Posted on February 10, 2016 by Megan
A good sense of humor can go a long way toward combating the doldrums of a dreary winter.
That’s why I want to share this funny story about some wise-cracking residents of the city of Minneapolis. Residents there are creating statuaries of frozen pants around the city.
It all started a few years ago when Minnesota suffered at the hands of what is called a Polar Vortex, which left the city with dangerously cold temperatures for weeks on end.
photo by Frank Kovalchek via Wikimedia Commons
To lighten the mood, local resident Tom Grotting decided to pull a prank. He soaked a pair of jeans in water and then hung them outside. As they were freezing, he shaped the pants to look like a person was wearing them and then placed them in public locations around his neighborhood.
Photo: Heidi Wigdahl, KARE
Now he’s doing it every winter, leaving pants busting through sidewalk snowdrifts and standing in front of coffee shops, and he’s gaining accomplices. Since then, others are taking up the prank in the name of winter fun and frozen pants are appearing all around the city. Tom says he does it mostly to bring a smile to the face of his neighbor, who doesn’t care much for winter. That’s definitely a RAOK in our book!
Posted on February 4, 2016 by Megan
With another holiday on the horizon, I’ve been doing a little gift browsing. Of course there are all the usual pinks and purples and hearts this and hearts that, but I stumbled upon an enterprise called Child’s Own Studio that claims to have perfected the art of “softie-making” from children’s drawings.
In other words, they can take your child’s drawing and turn it into a plush toy … but I like the term “softie-making” better. And why might you be interested in one of these softies? I learned that young children draw from their imaginations with pure self-expression, and it’s based on an understanding of what is being drawn rather than on observation.
Around the age of 5, children develop a visual vocabulary, or their own unique symbolism. When they draw a cat, it will always be the same basic image, maybe altered with stripes or color. It’s not until around the age of 9 or 10 that children begin to be influenced by realism and often lose their passion, frustrated that the object being drawn doesn’t look exactly like what it represents. From what I can gather, there’s a sweet spot of self-expression from about 5 to 9 years of age, and these plush toys serve as an excellent way to preserve that.
Snail Softie via childsown.com
Inspired by a drawing from her 4-year-old son, Wendy Tsao started Child’s Own Studio in 2007 as a home-based art venture in Vancouver, B.C., but she’s had so many orders that she’s had to expand. The softies start at $70, but that seems like a small price to pay for such a unique and personalized gift that was hand-stitched just for you. The average size of a toy is about 16”, but they also offer super sizes up to 5′. And to top it all off, Child’s Own Studio is enthusiastic about helping fundraising campaigns for non-profits and schools.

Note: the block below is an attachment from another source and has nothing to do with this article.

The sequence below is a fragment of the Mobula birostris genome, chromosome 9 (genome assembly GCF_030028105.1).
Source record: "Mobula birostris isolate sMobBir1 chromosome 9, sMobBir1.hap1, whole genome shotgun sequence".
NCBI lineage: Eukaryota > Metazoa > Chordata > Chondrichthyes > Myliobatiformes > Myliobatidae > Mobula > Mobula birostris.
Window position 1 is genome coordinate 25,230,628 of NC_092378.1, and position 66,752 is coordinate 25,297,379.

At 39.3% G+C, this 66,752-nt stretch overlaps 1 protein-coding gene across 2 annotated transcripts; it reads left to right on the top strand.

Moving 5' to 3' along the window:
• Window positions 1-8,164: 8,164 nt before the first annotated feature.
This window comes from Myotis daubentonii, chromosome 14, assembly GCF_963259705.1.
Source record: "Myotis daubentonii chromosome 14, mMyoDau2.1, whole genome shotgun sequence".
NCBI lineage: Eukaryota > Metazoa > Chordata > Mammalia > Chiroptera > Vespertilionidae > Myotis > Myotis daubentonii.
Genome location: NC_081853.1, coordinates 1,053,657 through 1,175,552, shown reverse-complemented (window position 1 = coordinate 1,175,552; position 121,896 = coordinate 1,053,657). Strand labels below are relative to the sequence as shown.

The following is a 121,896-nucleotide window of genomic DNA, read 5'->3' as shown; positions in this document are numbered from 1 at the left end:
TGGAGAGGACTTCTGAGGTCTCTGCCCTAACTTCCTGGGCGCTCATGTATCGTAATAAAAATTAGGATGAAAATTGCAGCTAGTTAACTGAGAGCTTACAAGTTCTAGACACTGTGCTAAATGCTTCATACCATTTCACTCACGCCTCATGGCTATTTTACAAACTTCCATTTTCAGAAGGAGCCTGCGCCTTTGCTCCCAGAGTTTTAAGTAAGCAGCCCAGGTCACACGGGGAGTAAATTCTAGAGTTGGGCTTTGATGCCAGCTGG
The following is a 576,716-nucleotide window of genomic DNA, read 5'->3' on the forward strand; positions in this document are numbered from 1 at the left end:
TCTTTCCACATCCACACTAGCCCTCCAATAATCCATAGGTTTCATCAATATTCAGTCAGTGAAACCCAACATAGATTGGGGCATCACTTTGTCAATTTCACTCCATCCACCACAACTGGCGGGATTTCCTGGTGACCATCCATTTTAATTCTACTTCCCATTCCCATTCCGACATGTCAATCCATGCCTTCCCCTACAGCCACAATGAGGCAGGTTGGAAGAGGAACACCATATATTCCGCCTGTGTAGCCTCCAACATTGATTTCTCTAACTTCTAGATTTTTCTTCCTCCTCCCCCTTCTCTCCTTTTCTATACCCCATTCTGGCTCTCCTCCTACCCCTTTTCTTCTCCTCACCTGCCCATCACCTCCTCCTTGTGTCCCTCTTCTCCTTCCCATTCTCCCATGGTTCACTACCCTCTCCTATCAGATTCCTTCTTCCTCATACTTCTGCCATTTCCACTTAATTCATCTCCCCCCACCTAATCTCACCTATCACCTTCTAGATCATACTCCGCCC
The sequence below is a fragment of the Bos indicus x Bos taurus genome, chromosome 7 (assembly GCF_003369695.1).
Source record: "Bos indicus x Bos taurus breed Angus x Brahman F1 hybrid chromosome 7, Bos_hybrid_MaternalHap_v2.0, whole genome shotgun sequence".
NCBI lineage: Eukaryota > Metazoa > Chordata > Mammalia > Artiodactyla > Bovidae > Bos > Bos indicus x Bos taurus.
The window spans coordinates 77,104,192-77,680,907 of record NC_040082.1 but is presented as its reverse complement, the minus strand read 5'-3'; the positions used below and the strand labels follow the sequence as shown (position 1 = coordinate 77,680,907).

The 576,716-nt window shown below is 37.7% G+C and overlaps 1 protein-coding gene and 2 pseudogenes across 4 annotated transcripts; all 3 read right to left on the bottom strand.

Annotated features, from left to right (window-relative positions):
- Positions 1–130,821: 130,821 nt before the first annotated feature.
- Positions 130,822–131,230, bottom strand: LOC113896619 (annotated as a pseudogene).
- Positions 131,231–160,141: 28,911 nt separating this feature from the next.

Scorpian Softie via childsown.com
Posted on February 1, 2016 by Megan
I recently shared a titch about the sweet, sweet harmony reigning in our home since both of my girls started music lessons in September. But I was skeptical about squeezing a piano into our tiny living room. A piano is generally a big-ticket item, and I really, really want to instill an appreciation for frugality in my children.
Well, it turns out I know a guy who knows a guy who is a professional tuner by day, and he gave us a great deal on a 1950s Kimball that’s in super good shape. Not excellent shape, which is perfect for me, because I’m happy to give it a little cosmetic love. So with plenty of encouragement from a music teacher that I am thankful to have in the girls’ lives, my hubby and her hubby carefully hauled it up our front-stoop stairs and into our living room.
Here’s what the experts say: Playing an instrument is the brain’s equivalent of a full-body workout, especially for children. Learning to play an instrument develops physical attributes in the fine-motor-skills department for sure, but research is now showing that learning an instrument aids in emotional and behavioral maturation as well. That means the little ones are honing their attention skills, managing their anxiety, and gaining control of their emotions, because playing an instrument actually thickens the parts of the brain used to fight depression, aggression, and attention problems.
In school, music-makers generally understand math and science concepts more easily. By learning about note lengths and how they relate to the whole piece of music, students exercise the part of the brain that processes proportional thinking, and that kind of thinking is required to understand math and science at higher levels. It also improves spatial-temporal reasoning, which is the ability to see disassembled parts and mentally put them back together.
Wow, all that from a little ivory tickling. The results I’ve seen in the short time we’ve had our piano are rather astounding. The girls even play it while they brush their teeth! To say the least, they are appreciating it far more than I ever dreamed. This year, I’m anticipating a year filled with sweet, sweet harmony and music.
American Trade Cards, Boston Public Library via Wikimedia Commons